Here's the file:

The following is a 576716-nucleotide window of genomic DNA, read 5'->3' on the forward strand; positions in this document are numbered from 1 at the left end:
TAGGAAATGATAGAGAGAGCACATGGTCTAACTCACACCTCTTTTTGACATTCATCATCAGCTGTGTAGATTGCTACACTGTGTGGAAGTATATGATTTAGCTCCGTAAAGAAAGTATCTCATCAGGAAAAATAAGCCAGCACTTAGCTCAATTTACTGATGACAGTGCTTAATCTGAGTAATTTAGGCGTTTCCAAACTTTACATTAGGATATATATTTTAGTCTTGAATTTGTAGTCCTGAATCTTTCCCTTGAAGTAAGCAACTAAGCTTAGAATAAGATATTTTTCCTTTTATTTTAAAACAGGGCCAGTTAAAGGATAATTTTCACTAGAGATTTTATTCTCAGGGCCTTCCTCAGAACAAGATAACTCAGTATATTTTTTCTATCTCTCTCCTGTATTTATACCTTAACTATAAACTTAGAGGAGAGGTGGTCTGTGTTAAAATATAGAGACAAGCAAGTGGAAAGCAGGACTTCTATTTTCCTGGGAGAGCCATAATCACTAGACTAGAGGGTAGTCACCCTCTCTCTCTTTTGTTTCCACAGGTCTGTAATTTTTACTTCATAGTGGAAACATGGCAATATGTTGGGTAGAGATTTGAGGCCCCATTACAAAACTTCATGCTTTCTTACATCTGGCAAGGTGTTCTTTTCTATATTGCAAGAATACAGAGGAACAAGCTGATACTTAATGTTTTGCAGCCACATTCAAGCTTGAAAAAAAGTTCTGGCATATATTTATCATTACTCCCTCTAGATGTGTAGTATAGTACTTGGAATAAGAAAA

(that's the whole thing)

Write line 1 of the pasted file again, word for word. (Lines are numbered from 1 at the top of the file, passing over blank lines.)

The following is a 576716-nucleotide window of genomic DNA, read 5'->3' on the forward strand; positions in this document are numbered from 1 at the left end: